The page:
Amanda Kopel has pledged to keep banging the drum for a dementia dog scheme which was at risk of being scrapped.
The Frank’s Law campaigner from Kirriemuir said she believed man’s best friend would have helped her late husband Frank tremendously during his own battle with the disease.
Dementia Dog is run in collaboration between charities Alzheimer Scotland and Dogs for Good, and is the first initiative of its type in the world to blend dementia specialist services with the provision of highly trained assistance dogs.
The project has been people with dementia across Scotland including families in Tayside but was under threat in August before it was saved by a £50,000 fundraising drive.
Mrs Kopel said she wants to do all she can to raise awareness of the project to ensure it continues to receive money to keep it going.
“I know that if it had been possible, both Frankie and I would have benefited so much from having one of the dogs, and while it wasn’t possible I hope that someone else, wherever they are in Scotland, will know the joy that these wonderful dogs can do to help them through the dementia journey,” she said.
“I was delighted to have been invited last month to the Dementia Dog Christmas event in Broughty Ferry where I met another of the eight dogs who are helping people who are living with dementia.
“It was both very interesting and also very touching to hear from the various carers what a help they have been to their loved ones and to themselves on the journey of dementia.”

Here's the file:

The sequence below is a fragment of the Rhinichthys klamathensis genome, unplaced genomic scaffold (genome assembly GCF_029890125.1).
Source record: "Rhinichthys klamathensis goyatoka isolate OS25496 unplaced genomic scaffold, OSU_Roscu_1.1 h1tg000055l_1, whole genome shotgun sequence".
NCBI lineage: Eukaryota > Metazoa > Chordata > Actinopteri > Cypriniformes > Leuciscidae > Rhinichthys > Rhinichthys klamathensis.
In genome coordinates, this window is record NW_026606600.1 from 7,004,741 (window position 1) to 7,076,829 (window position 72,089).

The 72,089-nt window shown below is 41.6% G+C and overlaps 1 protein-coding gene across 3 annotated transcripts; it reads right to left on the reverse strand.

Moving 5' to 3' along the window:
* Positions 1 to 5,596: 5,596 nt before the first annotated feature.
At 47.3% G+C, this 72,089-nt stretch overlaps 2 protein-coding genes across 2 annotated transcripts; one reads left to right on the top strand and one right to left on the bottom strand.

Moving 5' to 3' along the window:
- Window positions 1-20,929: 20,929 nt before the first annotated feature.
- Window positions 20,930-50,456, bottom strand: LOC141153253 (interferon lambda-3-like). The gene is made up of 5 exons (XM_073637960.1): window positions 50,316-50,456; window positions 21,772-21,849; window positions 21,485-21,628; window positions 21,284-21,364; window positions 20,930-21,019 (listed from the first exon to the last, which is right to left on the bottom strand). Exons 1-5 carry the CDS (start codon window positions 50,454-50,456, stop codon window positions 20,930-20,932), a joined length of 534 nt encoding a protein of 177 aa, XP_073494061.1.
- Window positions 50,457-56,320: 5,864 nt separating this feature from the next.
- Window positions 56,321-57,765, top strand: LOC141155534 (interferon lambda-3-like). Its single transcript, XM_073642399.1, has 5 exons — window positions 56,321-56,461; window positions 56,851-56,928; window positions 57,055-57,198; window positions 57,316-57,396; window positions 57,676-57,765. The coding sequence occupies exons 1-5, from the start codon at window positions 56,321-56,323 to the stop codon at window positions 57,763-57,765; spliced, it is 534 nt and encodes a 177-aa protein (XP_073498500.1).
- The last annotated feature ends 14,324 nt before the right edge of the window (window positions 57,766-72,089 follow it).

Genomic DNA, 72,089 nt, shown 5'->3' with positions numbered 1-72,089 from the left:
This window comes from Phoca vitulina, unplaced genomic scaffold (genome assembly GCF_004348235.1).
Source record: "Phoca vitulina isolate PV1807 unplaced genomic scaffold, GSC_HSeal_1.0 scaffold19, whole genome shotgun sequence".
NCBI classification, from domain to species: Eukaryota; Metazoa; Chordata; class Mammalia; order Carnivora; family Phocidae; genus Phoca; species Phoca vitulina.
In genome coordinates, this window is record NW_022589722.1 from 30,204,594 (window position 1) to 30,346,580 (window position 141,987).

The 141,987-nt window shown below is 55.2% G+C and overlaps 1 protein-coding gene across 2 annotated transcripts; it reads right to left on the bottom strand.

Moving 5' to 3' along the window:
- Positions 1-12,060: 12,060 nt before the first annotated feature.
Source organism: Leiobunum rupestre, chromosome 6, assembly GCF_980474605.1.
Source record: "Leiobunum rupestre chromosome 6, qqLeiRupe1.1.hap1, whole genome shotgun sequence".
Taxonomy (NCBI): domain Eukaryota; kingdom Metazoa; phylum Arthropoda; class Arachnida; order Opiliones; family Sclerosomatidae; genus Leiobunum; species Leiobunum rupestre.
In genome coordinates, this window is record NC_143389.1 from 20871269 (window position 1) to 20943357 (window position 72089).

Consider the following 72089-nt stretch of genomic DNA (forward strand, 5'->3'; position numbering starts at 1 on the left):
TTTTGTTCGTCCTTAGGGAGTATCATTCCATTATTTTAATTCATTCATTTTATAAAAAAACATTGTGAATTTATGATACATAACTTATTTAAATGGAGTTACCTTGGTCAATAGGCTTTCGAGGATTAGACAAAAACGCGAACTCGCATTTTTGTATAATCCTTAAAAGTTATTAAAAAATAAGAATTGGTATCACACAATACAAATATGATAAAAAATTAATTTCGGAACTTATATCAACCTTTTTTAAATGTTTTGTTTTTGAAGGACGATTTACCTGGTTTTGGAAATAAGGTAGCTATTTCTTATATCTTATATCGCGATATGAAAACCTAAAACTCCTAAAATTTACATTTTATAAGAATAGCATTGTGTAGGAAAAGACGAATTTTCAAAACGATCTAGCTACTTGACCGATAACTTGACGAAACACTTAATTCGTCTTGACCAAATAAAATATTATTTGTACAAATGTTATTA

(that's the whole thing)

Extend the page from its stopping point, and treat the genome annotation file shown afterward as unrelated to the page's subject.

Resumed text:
It takes £25,000 to train one dog and Mrs Kopel presented a £1,500 cheque to the project following a successful quiz night in Dundee.
The Snug Bar in Dundee, which includes the Frank Kopel Lounge, held a quiz night and auction which included memorabilia from Frank Kopel’s Dundee United days.
Mrs Kopel suggested the Dementia Dog project should be the recipient of the money which was made from the evening, which she described as an outstanding success.
“I would like to thank Lisa and her team at The Snug, everyone who donated items for the auction and raffle, and everyone who came along to the quiz night to make it such a success, who helped to raise funds for such a wonderful project and raising awareness of the help that is there should dementia come knocking at a person’s door, regardless of the age that person might be,” she added.
Henry Simmons, chief executive of Alzheimer Scotland, said: “There are few families in Scotland who are not living with dementia.
“We need new and innovative approaches to supporting them.
“The Dementia Dog project is a fantastic example of collaborative and pioneering working to develop different types of support for people living with dementia and we have been thrilled to take this forward.”
Mrs Kopel led the Frank’s Law campaign, backed by The Courier, to abolish care charges for under-65s with debilitating conditions following the death of her husband – Dundee United legend Frank – in 2014 after a battle with dementia.